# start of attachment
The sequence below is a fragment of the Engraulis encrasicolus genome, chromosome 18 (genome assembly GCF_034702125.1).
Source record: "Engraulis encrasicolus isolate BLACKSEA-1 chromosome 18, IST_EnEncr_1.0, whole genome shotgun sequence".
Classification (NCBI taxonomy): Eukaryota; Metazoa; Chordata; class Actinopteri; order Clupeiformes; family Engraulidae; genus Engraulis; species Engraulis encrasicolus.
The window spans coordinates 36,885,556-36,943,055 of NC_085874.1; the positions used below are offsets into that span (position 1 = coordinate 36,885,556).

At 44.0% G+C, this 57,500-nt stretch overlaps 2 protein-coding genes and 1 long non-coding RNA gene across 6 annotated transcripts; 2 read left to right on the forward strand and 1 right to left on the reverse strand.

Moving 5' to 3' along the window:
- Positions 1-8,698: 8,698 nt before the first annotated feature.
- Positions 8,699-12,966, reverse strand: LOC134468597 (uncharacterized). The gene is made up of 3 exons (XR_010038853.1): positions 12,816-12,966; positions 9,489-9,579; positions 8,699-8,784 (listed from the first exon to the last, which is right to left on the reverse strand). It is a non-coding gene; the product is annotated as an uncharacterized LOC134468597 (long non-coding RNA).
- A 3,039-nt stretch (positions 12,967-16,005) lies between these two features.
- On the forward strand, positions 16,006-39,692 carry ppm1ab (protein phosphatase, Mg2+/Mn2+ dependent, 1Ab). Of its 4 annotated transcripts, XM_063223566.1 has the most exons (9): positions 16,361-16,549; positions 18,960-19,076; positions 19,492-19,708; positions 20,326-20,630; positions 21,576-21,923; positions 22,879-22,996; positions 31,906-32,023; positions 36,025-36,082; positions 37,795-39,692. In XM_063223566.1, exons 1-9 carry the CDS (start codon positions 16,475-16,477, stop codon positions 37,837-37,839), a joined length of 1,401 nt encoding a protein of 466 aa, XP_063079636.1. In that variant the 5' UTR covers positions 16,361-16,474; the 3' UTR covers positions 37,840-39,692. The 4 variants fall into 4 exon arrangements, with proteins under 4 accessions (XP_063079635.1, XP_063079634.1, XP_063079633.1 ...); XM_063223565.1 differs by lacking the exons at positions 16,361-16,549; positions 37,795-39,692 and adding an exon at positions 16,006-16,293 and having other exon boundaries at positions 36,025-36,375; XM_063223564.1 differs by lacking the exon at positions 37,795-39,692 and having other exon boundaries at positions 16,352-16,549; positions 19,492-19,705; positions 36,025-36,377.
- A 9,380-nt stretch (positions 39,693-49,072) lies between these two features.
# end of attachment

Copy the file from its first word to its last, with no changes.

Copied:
The sequence below is a fragment of the Engraulis encrasicolus genome, chromosome 18 (genome assembly GCF_034702125.1).
Source record: "Engraulis encrasicolus isolate BLACKSEA-1 chromosome 18, IST_EnEncr_1.0, whole genome shotgun sequence".
Classification (NCBI taxonomy): Eukaryota; Metazoa; Chordata; class Actinopteri; order Clupeiformes; family Engraulidae; genus Engraulis; species Engraulis encrasicolus.
The window spans coordinates 36,885,556-36,943,055 of NC_085874.1; the positions used below are offsets into that span (position 1 = coordinate 36,885,556).

At 44.0% G+C, this 57,500-nt stretch overlaps 2 protein-coding genes and 1 long non-coding RNA gene across 6 annotated transcripts; 2 read left to right on the forward strand and 1 right to left on the reverse strand.

Moving 5' to 3' along the window:
- Positions 1-8,698: 8,698 nt before the first annotated feature.
- Positions 8,699-12,966, reverse strand: LOC134468597 (uncharacterized). The gene is made up of 3 exons (XR_010038853.1): positions 12,816-12,966; positions 9,489-9,579; positions 8,699-8,784 (listed from the first exon to the last, which is right to left on the reverse strand). It is a non-coding gene; the product is annotated as an uncharacterized LOC134468597 (long non-coding RNA).
- A 3,039-nt stretch (positions 12,967-16,005) lies between these two features.
- On the forward strand, positions 16,006-39,692 carry ppm1ab (protein phosphatase, Mg2+/Mn2+ dependent, 1Ab). Of its 4 annotated transcripts, XM_063223566.1 has the most exons (9): positions 16,361-16,549; positions 18,960-19,076; positions 19,492-19,708; positions 20,326-20,630; positions 21,576-21,923; positions 22,879-22,996; positions 31,906-32,023; positions 36,025-36,082; positions 37,795-39,692. In XM_063223566.1, exons 1-9 carry the CDS (start codon positions 16,475-16,477, stop codon positions 37,837-37,839), a joined length of 1,401 nt encoding a protein of 466 aa, XP_063079636.1. In that variant the 5' UTR covers positions 16,361-16,474; the 3' UTR covers positions 37,840-39,692. The 4 variants fall into 4 exon arrangements, with proteins under 4 accessions (XP_063079635.1, XP_063079634.1, XP_063079633.1 ...); XM_063223565.1 differs by lacking the exons at positions 16,361-16,549; positions 37,795-39,692 and adding an exon at positions 16,006-16,293 and having other exon boundaries at positions 36,025-36,375; XM_063223564.1 differs by lacking the exon at positions 37,795-39,692 and having other exon boundaries at positions 16,352-16,549; positions 19,492-19,705; positions 36,025-36,377.
- A 9,380-nt stretch (positions 39,693-49,072) lies between these two features.